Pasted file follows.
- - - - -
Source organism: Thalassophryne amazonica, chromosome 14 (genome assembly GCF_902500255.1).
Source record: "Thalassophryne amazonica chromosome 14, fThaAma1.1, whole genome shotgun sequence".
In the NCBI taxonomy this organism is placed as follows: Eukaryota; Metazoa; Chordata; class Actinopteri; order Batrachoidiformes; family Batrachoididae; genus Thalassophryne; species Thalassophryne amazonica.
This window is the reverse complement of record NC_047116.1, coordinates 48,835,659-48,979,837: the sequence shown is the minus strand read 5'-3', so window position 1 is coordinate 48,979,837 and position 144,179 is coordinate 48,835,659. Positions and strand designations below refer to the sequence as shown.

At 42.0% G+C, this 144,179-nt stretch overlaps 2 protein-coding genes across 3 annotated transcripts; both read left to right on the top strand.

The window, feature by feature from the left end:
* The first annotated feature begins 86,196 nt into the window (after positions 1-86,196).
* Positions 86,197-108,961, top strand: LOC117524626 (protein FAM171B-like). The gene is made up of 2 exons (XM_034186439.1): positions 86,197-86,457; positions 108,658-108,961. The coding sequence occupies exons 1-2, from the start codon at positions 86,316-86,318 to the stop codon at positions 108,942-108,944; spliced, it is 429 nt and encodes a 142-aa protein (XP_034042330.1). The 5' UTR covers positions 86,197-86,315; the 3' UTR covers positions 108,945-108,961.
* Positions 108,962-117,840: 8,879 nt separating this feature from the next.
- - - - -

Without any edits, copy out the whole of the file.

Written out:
Source organism: Thalassophryne amazonica, chromosome 14 (genome assembly GCF_902500255.1).
Source record: "Thalassophryne amazonica chromosome 14, fThaAma1.1, whole genome shotgun sequence".
In the NCBI taxonomy this organism is placed as follows: Eukaryota; Metazoa; Chordata; class Actinopteri; order Batrachoidiformes; family Batrachoididae; genus Thalassophryne; species Thalassophryne amazonica.
This window is the reverse complement of record NC_047116.1, coordinates 48,835,659-48,979,837: the sequence shown is the minus strand read 5'-3', so window position 1 is coordinate 48,979,837 and position 144,179 is coordinate 48,835,659. Positions and strand designations below refer to the sequence as shown.

At 42.0% G+C, this 144,179-nt stretch overlaps 2 protein-coding genes across 3 annotated transcripts; both read left to right on the top strand.

The window, feature by feature from the left end:
* The first annotated feature begins 86,196 nt into the window (after positions 1-86,196).
* Positions 86,197-108,961, top strand: LOC117524626 (protein FAM171B-like). The gene is made up of 2 exons (XM_034186439.1): positions 86,197-86,457; positions 108,658-108,961. The coding sequence occupies exons 1-2, from the start codon at positions 86,316-86,318 to the stop codon at positions 108,942-108,944; spliced, it is 429 nt and encodes a 142-aa protein (XP_034042330.1). The 5' UTR covers positions 86,197-86,315; the 3' UTR covers positions 108,945-108,961.
* Positions 108,962-117,840: 8,879 nt separating this feature from the next.